It Can Be Like That

The Night Of The 4th of July – It Can Be Like That For Some Of Us

Yes! Especially this year, I want Americans to really celebrate the 4th of July. Yes again! I want us all to raise a joyful and raucous noise unto the Heavens. But maybe remember that some of us don’t “respond well” to those fireworks throughout the night, and we really don’t respond well to those firearm discharges randomly interspersed with them.

Yeah, I know. It’s 2020 and our communities have broken down to the point where most of us don’t know enough about our neighbors to know whether one or more of them might be veterans with PTSD. Still, think about it.

And yes, I’ll likely be spending tonight in a separate bedroom from my wives with my two dogs, one of which has PTSD worse than mine. We’ve got our gear together – weighted blankets, her thunder shirt, and my noise-canceling headphones – and our other dog is a damn fine comfort.

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What Did We Fight For?

What Did We Fight For?
What Did We Fight For?

While anvilicious, crudely and needlessly offensively worded, and a wee bit hysterical in presentation, this has some real truth to it. It truly does seem as if generation after generation of American men have fought, bled, and died for our People only to be forced to watch them degenerate and for many of them to actively turn against every value and bit of culture that was and still is America.

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Requiem Ultra Repris

flanders-poppy

Requiem Ultra Repris
(Click to Enlarge)

It’s past the centennial of the Armistice that ended WW1, but I feel that the dead of that long ago war deserve a reprise of their requiem. And, thanks to the calligraphic skills and efforts of Satwinder Sehmi, this is easy to do. On top of that, his rendering of Lieutenant Colonel John McCrae’s iconic poem as a poppy is brilliant.

In Flanders Fields

In Flanders fields the poppies blow
Between the crosses, row on row,
That mark our place, and in the sky,
The larks, still bravely singing, fly,
Scarce heard amid the guns below.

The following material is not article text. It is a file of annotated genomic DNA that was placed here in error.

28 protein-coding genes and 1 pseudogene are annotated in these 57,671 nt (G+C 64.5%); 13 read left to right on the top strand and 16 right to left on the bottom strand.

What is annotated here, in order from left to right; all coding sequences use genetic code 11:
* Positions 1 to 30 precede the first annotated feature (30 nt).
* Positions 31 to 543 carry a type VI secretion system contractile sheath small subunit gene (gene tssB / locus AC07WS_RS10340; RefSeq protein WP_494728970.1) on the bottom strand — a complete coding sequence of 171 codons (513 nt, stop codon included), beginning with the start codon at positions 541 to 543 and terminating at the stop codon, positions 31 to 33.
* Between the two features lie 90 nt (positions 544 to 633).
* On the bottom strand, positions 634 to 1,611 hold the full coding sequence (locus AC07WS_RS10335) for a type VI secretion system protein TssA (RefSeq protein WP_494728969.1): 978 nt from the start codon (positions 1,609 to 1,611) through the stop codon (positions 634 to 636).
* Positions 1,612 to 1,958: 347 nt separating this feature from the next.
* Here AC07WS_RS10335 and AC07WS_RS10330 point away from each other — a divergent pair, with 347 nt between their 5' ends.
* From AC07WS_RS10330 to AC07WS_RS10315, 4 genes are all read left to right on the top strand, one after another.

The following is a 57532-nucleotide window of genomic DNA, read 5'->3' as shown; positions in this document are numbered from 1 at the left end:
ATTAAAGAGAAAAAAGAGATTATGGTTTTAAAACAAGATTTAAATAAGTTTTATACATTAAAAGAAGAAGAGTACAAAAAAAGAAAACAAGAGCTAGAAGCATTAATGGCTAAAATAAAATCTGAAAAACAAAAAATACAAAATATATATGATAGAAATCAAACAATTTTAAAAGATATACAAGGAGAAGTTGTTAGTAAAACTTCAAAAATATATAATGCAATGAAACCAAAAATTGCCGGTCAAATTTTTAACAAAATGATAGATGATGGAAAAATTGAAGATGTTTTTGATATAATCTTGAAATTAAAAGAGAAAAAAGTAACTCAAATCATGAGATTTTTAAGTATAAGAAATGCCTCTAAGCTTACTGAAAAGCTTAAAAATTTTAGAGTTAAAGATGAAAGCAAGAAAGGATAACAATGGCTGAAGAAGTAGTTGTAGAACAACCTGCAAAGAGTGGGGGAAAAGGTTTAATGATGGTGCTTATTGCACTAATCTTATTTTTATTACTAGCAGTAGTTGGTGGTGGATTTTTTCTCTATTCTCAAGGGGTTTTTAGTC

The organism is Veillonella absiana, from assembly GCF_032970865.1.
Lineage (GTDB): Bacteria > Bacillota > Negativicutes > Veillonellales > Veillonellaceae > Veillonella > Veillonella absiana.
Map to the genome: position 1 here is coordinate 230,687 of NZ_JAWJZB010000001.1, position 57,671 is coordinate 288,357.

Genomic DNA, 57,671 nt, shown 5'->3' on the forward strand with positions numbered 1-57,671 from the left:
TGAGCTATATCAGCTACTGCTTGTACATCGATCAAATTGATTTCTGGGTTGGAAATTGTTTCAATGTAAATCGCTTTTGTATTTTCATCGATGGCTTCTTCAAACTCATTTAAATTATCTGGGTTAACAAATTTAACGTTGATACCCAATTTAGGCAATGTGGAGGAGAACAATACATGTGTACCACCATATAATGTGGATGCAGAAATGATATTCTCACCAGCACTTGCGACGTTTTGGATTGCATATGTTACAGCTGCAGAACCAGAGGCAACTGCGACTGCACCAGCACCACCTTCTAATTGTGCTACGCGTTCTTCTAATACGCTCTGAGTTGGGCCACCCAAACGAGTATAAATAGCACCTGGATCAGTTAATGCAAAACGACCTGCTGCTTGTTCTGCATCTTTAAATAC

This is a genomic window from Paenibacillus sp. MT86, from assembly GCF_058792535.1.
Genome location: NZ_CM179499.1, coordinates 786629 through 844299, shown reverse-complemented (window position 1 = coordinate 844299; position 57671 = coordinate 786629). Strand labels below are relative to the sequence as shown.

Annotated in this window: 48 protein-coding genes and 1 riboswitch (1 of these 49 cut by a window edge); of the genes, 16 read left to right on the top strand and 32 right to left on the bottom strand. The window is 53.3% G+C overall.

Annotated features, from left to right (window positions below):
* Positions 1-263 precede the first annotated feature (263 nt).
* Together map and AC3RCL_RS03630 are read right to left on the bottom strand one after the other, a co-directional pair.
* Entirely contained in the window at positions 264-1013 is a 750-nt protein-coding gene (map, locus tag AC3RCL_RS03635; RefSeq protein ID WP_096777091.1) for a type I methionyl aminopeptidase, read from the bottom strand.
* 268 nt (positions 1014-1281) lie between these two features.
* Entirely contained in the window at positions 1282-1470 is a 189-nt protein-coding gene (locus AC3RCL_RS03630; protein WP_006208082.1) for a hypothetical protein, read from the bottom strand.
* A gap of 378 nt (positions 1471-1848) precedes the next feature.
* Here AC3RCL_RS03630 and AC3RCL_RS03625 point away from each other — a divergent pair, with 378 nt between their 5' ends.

We are the dead; short days ago
We lived, felt dawn, saw sunset glow,
Loved and were loved, and now we lie
In Flanders fields.

Take up our quarrel with the foe!
To you from failing hands we throw
The torch; be yours to hold it high!
If ye break faith with us who die
We shall not sleep, though poppies grow
In Flanders fields.

Indeed, by way of a history lesson, In Flanders Fields is cited as the reason that the poppy is the symbol of remembrance for those who died in service and in war.

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Remembrance

Remembrance

It eleventh hour of the eleventh day of the eleventh month exactly a century ago that the armistice that ended World War I was signed at Compiègne, France.  Yes, it was exactly 100 years ago that the surviving men of that generation from 32 countries could breathe a sigh of relief and think of going home.

Yet, many millions never went home, save as corpses to be buried or as mere tokens used to keep count.  And, as the years and decades past time in perfect order and “The War To End All Wars” was supplanted by later, more romantic conflicts, even the count became something of import only to some few scholars, those men long gone having passed from remembrance, with the last of their surviving fellows having died on May 5, 2011 at the age of 110.

‘Tis to our shame I think that we spare no time to either review or remember those brave souls nor the war they died in.

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Honor Guard

Honor GuardHonor Guard

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